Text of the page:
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To think im making a mistake sending my DD to school in september.

(13 Posts)
imaynotbeperfectbutimokmummy Fri 26-Jun-09 10:45:51

I posted this in parenting but ive no patience, so im throwing it to the wolves

Shes not even 4 yet!! She will be at the end of next month.

She is my beautiful little baby and i feel that she is being stolen away from me. I'm not ready for this!

OK - so, that is all about me and im a big girl, i'll get over it. But that is so young. I am really really torn. DD loves nursery and she goes every day, but for 2.5 hours. She will have three weeks only at half a day, then she will all of a sudden have to eat at school and then probably when she is starting to miss me, still not get to come home.

Am i doing the right thing? What if this makes my DD really unhappy? She seems "ready" for school, she certainly takes a lot of occupying and is inquisitive about the world around her. But this is, all day EVERY DAY (apart from weekends) she is going to be spending the majority of her day with other people. Strangers to start off with. She knows very few of the children starting at her school.

I know i could have kept her back a year legally, but she would have to start in year 1 and the fight for decent school places around here is vicious and i have fortunately got her into the best school in the area. This wouldnt be the case if i held her back. Also, she will miss out on the opportunity to form friendships etc.

Its only June, she hasn't even finished pre-school and i have a knot in my tummy that wont go away

WynkenBlynkenandNod Fri 26-Jun-09 10:54:28

I'm of the school of thought that she will be absolutely fine if she is enjoying nursery daily and this is about you and not her.

It is a big step but I do think it is often a bigger step for the parent than the child.

There is a girl in DS's class who he went to nursery with. Her Mum has always been very anxious about the whole school thing. I took tissues on the first day as I knew she'd need them and she did. Her anxiety unfortunately hasn't subsided through the year. Her DD settled quickly but was kept off school at every oportunity ie. if a bug was doing the round, always being told that her Mum preferred it when she was at home and things along this line.

Gradually her DD has worked out how to play her Mum and has been through a very bad stage of being unsettled and crying all day long in class. It has taken her Mum a long time to realise that her behaviour has probably contributed to this. Since she has things have settled down again.

I do understand she is young. If you're really not happy could you ask if she could do longer on a part time basis and go full time nearer her birthday ? The first year is really important as you have said in making friendships etc and it would be a shame for her to miss out on that.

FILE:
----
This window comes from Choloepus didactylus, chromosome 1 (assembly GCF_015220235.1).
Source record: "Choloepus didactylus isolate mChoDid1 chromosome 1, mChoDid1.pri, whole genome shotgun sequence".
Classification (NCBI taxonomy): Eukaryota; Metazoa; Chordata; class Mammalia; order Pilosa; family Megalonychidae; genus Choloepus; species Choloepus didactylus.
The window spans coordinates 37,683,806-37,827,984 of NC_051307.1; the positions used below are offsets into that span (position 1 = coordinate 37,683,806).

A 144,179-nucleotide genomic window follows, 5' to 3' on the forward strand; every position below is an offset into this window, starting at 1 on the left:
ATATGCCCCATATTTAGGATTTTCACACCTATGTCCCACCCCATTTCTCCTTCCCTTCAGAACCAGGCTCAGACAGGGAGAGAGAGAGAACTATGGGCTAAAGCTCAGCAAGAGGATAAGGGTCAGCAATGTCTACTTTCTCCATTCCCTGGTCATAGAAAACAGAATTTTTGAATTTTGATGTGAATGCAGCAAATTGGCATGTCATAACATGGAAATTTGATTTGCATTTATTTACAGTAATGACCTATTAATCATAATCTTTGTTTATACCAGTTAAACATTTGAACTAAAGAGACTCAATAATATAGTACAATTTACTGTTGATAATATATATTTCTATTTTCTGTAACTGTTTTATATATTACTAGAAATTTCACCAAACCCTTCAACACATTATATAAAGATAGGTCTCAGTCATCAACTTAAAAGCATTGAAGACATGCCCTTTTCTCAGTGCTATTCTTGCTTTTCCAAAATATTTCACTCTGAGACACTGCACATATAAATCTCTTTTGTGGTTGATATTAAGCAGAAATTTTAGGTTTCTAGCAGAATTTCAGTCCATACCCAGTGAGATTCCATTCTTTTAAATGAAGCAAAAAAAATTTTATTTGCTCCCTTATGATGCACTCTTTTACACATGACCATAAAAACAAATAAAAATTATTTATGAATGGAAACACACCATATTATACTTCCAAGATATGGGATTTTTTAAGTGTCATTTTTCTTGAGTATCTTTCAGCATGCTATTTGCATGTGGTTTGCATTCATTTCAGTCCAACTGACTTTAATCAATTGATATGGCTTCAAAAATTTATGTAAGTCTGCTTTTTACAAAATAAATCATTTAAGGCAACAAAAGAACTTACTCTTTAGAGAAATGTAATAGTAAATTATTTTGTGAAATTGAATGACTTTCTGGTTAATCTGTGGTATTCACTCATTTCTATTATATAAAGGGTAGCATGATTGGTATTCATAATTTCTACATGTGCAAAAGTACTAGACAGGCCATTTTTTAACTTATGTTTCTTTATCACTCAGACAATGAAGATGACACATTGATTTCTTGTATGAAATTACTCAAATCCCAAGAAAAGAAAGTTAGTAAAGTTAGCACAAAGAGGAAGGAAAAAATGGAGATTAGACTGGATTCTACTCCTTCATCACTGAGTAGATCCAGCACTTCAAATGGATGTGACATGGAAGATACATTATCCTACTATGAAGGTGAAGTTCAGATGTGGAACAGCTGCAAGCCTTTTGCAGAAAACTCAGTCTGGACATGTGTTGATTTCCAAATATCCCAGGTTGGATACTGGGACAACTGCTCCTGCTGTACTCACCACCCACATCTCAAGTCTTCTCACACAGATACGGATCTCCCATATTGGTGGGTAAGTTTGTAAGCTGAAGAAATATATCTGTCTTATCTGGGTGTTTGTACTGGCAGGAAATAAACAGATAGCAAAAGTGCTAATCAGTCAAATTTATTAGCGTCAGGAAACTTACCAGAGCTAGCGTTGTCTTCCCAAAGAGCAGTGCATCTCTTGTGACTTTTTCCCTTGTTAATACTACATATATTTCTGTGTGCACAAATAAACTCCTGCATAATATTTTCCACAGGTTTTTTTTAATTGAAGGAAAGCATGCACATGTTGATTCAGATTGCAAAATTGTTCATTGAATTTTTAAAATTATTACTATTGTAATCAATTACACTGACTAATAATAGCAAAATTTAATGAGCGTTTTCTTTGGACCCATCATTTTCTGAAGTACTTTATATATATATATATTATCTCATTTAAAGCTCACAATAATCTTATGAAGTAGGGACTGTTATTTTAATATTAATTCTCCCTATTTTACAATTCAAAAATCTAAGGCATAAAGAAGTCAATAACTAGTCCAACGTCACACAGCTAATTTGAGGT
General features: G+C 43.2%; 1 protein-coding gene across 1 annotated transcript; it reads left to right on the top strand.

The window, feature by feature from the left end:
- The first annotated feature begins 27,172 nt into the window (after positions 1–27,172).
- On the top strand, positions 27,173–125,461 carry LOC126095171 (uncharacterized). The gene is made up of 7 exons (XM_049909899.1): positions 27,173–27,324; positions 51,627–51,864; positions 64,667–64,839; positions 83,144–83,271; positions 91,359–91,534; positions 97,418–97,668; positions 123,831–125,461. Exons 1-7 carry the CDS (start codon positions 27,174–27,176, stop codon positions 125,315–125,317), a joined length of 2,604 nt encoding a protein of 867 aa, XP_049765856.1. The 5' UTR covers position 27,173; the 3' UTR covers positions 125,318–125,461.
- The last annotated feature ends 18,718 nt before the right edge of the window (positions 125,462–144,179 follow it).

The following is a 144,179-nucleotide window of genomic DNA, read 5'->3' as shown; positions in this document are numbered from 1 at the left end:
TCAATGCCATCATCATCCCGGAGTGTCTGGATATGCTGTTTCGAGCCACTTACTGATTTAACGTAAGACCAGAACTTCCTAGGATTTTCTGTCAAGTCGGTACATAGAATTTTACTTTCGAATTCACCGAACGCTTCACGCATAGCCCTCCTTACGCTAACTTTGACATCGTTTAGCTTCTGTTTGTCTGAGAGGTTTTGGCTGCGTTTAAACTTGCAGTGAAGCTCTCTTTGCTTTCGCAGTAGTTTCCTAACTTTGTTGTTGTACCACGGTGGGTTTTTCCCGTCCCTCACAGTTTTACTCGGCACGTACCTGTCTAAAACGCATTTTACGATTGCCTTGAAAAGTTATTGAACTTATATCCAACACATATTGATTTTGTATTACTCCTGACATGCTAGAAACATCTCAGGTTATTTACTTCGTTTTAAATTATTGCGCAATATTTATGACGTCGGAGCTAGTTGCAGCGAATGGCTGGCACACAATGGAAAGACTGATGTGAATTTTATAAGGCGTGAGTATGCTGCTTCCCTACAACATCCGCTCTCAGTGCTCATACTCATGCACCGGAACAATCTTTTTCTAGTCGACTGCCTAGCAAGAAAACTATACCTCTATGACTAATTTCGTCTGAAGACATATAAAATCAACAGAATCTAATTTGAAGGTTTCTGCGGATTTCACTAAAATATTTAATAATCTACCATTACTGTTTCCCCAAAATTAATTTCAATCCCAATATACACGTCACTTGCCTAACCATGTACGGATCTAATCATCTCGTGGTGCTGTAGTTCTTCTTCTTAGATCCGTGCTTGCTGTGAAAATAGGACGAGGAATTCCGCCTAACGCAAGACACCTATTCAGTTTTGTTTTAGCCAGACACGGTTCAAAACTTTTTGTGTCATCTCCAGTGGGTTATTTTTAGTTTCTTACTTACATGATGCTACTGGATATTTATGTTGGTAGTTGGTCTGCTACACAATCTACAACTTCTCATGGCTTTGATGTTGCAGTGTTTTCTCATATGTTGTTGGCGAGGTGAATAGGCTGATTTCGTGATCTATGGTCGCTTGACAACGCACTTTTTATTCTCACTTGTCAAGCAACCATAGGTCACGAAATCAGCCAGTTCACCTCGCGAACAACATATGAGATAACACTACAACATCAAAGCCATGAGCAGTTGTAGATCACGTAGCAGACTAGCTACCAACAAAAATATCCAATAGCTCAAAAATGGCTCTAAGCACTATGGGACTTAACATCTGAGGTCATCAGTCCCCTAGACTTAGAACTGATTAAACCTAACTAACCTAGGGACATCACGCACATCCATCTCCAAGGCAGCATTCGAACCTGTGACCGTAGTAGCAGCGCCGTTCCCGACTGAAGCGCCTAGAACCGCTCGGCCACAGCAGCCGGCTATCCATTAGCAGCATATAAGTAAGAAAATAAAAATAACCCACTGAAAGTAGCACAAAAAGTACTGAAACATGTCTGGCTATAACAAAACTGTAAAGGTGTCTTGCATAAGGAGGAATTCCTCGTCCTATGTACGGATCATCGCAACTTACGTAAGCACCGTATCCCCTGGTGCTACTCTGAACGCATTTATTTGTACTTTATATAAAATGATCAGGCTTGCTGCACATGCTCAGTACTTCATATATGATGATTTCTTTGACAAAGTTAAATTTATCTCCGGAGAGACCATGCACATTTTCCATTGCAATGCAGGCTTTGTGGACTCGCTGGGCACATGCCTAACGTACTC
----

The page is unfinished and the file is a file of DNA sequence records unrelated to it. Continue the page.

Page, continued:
zeke Fri 26-Jun-09 10:56:12

My son is a summer baby (end of July) and school has been fine. He only knew one other child when he started, too, but soon made friends. I'm not saying there wasn't the occasional wobbles but he adores school now and is disappointed on a Saturday. There are three children younger than him (Aug birthdays) in the class, too, and they have all done extremely well and love school.

I was worried about my son being so young when he started but the idea of him not starting until this September coming seems so strange to me know.

My son was part-time (9-1.30 pm) until January, but he actually wanted to stay all day.

I don't konw whether that helps at all but I just wanted to share our positive experience.

I hope it all works out well for you all.

imaynotbeperfectbutimokmummy Fri 26-Jun-09 10:59:11

Wynkin, i agree this is definately more about me than DD. I will also have to start work too, so poor DD is going to be in at the deep end, not only at school all day but probably at afterschool club too.

You are absolutely right, i must not let this anxiety show to DD. My mum didnt send me to nursery and i bellowed for two days solid on my first days at school - my teacher told me she was going to put me in the dustbin, when i wouldnt stop she said to the class "what are we going to do with her" the whole class shouted "put her in the dustbin" BITCH i always found it hard to make friends at school - is it any wonder!

londonartemis Fri 26-Jun-09 11:02:26

If she loves nursery, then the chances are she will love school. It will also be almost October before she is doing the full day thing. That's quite a bit away. And lots of 3 year olds are doing more than two and a half hours nursery a day already and love it. Children grow up a huge amount in a short space of time, especially little girls.